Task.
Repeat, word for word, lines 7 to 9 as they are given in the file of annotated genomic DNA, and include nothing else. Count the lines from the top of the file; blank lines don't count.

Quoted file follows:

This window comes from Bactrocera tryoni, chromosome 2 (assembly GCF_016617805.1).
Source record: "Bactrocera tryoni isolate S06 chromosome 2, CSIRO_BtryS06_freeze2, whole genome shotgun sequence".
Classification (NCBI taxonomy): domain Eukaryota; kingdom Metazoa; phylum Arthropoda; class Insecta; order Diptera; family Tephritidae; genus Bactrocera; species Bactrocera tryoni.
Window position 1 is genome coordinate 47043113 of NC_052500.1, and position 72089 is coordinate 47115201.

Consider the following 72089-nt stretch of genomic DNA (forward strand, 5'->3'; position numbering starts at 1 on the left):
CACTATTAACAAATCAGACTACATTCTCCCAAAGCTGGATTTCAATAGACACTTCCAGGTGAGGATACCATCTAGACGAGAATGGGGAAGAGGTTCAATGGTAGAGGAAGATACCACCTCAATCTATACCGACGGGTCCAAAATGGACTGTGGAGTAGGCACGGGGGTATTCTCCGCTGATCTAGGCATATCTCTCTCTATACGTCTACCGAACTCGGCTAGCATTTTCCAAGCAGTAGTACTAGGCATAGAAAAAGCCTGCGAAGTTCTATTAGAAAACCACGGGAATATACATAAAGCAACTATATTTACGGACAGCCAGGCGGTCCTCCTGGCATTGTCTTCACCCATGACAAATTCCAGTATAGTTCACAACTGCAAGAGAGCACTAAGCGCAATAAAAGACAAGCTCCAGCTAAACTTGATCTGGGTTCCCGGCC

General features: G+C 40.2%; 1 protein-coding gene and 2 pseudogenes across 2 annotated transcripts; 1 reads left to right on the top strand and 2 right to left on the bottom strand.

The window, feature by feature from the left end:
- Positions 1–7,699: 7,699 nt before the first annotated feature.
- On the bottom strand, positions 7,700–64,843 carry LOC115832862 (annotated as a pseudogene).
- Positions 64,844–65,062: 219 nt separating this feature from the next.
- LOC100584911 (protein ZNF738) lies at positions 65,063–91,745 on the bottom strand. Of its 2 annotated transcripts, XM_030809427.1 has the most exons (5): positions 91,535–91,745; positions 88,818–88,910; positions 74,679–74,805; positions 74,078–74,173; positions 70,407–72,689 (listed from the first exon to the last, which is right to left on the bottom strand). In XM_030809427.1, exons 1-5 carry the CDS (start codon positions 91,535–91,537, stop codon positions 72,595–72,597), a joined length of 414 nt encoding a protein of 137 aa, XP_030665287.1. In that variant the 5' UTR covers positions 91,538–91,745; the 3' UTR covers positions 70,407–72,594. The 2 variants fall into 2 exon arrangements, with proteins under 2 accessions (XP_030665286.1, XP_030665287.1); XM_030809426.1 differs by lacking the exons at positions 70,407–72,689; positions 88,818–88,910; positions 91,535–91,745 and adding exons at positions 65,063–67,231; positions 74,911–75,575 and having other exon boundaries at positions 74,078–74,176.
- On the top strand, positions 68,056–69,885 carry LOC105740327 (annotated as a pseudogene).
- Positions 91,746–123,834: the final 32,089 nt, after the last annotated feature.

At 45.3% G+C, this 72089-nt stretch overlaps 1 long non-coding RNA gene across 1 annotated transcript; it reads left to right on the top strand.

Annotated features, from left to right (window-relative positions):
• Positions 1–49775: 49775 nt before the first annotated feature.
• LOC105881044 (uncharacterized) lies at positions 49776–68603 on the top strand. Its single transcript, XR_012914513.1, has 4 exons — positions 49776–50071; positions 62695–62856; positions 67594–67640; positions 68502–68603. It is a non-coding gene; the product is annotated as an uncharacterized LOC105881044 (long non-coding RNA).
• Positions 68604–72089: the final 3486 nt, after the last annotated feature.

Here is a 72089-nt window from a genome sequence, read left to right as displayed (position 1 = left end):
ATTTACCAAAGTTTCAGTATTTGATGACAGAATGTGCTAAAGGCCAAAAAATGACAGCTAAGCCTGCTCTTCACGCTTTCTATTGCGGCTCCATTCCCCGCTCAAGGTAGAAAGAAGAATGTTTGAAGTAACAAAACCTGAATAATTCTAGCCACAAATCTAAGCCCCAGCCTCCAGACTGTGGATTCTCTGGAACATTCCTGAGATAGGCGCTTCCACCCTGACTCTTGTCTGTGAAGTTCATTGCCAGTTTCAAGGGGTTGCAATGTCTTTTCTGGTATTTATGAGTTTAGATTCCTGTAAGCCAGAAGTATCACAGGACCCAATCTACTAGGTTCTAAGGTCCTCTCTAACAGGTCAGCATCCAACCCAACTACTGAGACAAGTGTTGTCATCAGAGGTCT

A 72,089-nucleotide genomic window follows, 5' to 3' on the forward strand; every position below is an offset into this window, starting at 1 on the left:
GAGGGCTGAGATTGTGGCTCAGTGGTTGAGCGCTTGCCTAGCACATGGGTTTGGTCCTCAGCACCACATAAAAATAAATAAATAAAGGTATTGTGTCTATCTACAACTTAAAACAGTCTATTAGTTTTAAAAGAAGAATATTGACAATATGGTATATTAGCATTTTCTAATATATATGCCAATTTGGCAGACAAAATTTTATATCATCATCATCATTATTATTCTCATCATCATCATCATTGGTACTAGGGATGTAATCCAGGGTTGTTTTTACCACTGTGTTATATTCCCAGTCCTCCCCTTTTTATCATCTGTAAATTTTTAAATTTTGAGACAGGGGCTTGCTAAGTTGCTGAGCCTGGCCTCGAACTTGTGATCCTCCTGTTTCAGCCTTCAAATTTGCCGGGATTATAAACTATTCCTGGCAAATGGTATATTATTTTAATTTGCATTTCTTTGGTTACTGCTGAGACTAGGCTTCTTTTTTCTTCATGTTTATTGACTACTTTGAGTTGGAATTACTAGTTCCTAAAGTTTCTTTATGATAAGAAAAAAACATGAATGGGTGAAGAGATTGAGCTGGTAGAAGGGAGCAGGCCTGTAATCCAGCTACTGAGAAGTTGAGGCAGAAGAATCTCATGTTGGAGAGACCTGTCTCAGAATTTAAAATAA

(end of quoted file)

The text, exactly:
General features: G+C 40.2%; 1 protein-coding gene and 2 pseudogenes across 2 annotated transcripts; 1 reads left to right on the top strand and 2 right to left on the bottom strand.

The window, feature by feature from the left end:
- Positions 1–7,699: 7,699 nt before the first annotated feature.